Psychologically Informed Care
Yet, this need not be inevitable and psychology has much to offer the medical profession. I attended this conference to present my work on improving psychologically informed medical care. Often, when I present attendees note that while they understand, from a patient perspective, why medical care needs to become more psychologically informed medics and particularly surgeons can't do their job if they focus too much on ‘seeing the person’. This attitude seems to be culturally ingrained and widely accepted. I firmly believe it is a myth that needs to be challenged. Of course professional boundaries are appropriate. There is no need for a surgeon to fully immerse themselves in a child’s (or adults) story as they yield a scalpel to them. But the patient must always be seen, fully as a person, by everyone entrusted with their care. Feeling as safe as possible, respected and validated is fundamental to building resilience, recovery and wellbeing and to prevent medical trauma. Compassionate care and good communication skills are key to this. While this comes naturally to many healthcare professionals we cannot risk leaving it to their individual ‘bedside manner’. Rather psychologically informed care must be embedded from hospital design, ward routines, practices such as clinical holding, patient clothing, to training all medical staff in communication and the provision of psychological support for patients and healthcare professionals alike.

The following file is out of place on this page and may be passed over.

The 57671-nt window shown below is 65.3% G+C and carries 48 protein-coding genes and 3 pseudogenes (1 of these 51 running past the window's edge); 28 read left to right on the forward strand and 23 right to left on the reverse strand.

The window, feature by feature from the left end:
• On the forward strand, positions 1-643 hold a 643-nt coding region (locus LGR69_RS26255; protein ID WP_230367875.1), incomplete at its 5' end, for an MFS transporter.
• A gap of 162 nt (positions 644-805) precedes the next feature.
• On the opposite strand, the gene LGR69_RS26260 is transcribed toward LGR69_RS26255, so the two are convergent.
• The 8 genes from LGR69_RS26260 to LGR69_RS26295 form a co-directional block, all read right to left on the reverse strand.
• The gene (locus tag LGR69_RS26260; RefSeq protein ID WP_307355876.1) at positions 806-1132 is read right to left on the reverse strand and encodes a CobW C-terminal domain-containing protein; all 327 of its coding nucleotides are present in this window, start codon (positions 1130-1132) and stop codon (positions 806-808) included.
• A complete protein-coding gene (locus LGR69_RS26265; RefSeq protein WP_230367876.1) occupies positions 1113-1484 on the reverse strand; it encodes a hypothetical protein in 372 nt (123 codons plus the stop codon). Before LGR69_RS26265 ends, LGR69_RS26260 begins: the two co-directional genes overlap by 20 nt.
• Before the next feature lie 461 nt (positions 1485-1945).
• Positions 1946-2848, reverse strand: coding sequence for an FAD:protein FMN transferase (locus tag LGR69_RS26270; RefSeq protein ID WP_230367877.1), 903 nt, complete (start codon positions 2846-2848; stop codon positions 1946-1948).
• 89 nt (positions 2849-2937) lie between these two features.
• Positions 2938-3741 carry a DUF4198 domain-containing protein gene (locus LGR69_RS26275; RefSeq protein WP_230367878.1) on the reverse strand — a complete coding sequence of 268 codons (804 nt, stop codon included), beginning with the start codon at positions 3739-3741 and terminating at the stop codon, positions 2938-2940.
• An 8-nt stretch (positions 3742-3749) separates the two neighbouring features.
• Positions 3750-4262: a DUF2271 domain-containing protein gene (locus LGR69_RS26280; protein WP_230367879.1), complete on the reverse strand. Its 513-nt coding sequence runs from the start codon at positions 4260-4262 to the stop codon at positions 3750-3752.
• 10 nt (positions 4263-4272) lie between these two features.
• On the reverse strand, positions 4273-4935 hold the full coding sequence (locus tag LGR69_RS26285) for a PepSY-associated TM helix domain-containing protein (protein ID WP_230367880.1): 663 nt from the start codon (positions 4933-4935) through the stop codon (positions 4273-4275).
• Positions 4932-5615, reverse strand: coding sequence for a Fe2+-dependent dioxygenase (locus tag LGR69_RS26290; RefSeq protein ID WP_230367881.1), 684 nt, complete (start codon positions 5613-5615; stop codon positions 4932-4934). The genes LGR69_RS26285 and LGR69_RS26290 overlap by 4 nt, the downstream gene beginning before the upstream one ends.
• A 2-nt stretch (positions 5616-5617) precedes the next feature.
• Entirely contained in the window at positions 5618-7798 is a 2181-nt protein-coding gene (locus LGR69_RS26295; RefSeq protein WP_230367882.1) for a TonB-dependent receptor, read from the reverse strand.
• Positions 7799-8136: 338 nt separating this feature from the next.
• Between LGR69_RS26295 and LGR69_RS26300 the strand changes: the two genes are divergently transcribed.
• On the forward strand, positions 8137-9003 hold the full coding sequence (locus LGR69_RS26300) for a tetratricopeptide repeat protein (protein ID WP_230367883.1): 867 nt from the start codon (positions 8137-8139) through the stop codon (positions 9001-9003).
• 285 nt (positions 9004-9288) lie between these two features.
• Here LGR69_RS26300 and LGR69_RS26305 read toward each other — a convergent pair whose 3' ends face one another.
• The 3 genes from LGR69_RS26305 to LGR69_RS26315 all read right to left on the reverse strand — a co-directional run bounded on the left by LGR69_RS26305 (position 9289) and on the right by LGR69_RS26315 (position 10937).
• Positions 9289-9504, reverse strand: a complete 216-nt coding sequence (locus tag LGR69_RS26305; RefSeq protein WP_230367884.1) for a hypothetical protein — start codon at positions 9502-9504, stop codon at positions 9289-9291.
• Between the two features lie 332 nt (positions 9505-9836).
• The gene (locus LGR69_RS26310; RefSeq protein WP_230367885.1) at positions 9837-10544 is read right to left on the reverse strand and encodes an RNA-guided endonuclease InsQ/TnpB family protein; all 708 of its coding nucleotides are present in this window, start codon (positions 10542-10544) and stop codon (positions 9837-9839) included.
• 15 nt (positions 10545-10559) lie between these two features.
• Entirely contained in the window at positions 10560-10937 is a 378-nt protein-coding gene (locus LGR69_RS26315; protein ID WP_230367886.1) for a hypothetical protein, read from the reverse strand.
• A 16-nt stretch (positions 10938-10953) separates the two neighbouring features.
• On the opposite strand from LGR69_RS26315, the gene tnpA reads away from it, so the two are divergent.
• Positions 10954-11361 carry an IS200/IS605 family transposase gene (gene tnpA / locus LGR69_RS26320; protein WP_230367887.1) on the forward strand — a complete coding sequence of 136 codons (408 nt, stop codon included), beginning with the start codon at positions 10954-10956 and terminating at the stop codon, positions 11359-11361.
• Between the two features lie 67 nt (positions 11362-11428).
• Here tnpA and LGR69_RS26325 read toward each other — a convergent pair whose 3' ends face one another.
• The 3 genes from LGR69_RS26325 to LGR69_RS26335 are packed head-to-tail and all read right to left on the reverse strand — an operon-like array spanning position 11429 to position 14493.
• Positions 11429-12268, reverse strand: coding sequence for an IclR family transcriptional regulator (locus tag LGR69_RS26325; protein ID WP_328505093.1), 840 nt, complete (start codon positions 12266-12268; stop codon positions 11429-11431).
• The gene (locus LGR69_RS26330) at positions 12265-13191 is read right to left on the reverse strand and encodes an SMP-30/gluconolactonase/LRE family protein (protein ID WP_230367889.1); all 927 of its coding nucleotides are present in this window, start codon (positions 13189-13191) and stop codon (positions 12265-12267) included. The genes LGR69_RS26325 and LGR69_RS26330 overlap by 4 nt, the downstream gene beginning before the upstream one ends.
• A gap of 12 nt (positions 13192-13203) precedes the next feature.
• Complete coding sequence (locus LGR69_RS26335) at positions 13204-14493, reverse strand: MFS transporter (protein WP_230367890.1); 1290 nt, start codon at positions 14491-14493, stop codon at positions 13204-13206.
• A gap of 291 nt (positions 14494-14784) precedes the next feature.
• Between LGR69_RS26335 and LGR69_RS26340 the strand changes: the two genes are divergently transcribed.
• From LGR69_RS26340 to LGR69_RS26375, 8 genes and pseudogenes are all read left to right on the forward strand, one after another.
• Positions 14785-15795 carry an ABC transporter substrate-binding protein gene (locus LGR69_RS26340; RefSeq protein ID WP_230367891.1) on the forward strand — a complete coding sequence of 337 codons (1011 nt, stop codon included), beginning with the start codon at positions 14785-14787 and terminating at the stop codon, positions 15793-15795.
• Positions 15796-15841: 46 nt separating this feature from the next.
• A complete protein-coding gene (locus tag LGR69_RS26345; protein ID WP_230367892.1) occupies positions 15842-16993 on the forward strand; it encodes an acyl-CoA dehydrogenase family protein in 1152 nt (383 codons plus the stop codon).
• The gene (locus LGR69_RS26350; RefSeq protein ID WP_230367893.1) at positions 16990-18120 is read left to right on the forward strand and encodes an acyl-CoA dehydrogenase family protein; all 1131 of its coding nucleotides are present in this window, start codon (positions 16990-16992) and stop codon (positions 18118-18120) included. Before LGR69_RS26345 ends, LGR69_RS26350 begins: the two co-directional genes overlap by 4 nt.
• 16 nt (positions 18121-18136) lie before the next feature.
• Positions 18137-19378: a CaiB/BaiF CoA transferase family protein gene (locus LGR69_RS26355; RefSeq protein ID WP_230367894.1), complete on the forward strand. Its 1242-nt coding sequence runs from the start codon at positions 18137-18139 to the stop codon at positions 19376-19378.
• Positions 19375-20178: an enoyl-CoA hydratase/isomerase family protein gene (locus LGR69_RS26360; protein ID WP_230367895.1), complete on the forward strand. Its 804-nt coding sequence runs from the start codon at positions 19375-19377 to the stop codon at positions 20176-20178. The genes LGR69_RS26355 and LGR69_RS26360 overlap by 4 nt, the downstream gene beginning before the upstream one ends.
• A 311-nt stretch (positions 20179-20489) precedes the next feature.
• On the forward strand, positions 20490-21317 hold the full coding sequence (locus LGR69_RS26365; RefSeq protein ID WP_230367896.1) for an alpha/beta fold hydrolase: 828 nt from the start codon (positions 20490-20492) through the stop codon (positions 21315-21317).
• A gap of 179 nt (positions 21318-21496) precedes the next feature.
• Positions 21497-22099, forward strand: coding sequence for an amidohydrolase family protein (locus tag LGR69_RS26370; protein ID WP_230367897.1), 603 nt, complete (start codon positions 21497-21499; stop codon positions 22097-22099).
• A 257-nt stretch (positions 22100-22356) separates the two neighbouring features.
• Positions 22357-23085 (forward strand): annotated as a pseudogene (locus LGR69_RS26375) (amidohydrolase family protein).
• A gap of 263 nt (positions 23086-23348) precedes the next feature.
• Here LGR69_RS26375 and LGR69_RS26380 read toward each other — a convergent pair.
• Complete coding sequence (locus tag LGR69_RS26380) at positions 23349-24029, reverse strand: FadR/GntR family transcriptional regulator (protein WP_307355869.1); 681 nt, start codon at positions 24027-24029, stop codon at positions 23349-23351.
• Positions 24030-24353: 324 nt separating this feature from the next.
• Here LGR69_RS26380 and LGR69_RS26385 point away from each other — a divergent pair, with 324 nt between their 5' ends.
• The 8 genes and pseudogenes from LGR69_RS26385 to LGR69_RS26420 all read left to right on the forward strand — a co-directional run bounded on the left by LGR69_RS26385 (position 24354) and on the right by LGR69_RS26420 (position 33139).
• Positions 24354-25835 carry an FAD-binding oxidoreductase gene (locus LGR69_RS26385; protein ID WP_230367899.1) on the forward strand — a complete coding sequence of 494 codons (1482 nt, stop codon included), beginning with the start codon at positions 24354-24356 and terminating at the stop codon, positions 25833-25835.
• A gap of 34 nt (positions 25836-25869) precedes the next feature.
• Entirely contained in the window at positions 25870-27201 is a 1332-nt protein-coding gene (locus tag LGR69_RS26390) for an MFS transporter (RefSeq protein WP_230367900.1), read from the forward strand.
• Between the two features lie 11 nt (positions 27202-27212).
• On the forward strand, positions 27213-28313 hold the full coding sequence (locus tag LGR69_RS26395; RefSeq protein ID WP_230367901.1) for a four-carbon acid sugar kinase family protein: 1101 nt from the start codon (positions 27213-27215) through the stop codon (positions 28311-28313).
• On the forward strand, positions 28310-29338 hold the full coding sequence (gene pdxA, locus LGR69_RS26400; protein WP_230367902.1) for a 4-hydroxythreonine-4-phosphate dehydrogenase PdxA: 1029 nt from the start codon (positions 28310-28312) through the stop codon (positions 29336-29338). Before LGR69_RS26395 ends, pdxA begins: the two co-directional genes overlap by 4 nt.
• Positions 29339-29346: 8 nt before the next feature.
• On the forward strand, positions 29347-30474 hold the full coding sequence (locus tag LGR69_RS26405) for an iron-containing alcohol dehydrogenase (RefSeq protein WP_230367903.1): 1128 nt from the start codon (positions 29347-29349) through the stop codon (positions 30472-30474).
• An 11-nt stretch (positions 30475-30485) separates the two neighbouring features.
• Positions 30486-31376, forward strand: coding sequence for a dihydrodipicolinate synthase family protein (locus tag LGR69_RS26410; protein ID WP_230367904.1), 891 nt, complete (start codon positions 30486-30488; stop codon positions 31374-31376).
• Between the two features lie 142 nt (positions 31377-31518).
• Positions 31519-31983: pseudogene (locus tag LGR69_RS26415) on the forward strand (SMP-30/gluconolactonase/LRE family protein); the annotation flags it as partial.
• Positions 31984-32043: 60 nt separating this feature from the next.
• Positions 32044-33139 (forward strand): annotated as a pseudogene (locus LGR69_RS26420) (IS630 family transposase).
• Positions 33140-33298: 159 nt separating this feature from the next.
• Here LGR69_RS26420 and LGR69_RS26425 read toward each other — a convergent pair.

If you want to change the world , start by making people feel safer - Stephen Porges
As medical care marches forward psychological understanding must run to catch up lest we risk leaving survivors unable to make the most of lives, often hard won, that so many have invested in.
Morton, L. (2019) Using Psychologically informed care to improve mental health and wellbeing for people born with a heart condition. Journal of Health Psychology.
Hospital Gowns leave patients feeling open and vulnerable - their time is up, The Conversation, January 2019.
People born with a heart condition are at increased risk of mental health problems, The Conversation, June 2018.
Liza Morton, University of Strathclyde ; Emmanouil Georgiadis, University of Suffolk, and Nicola Cogan, University of Strathclyde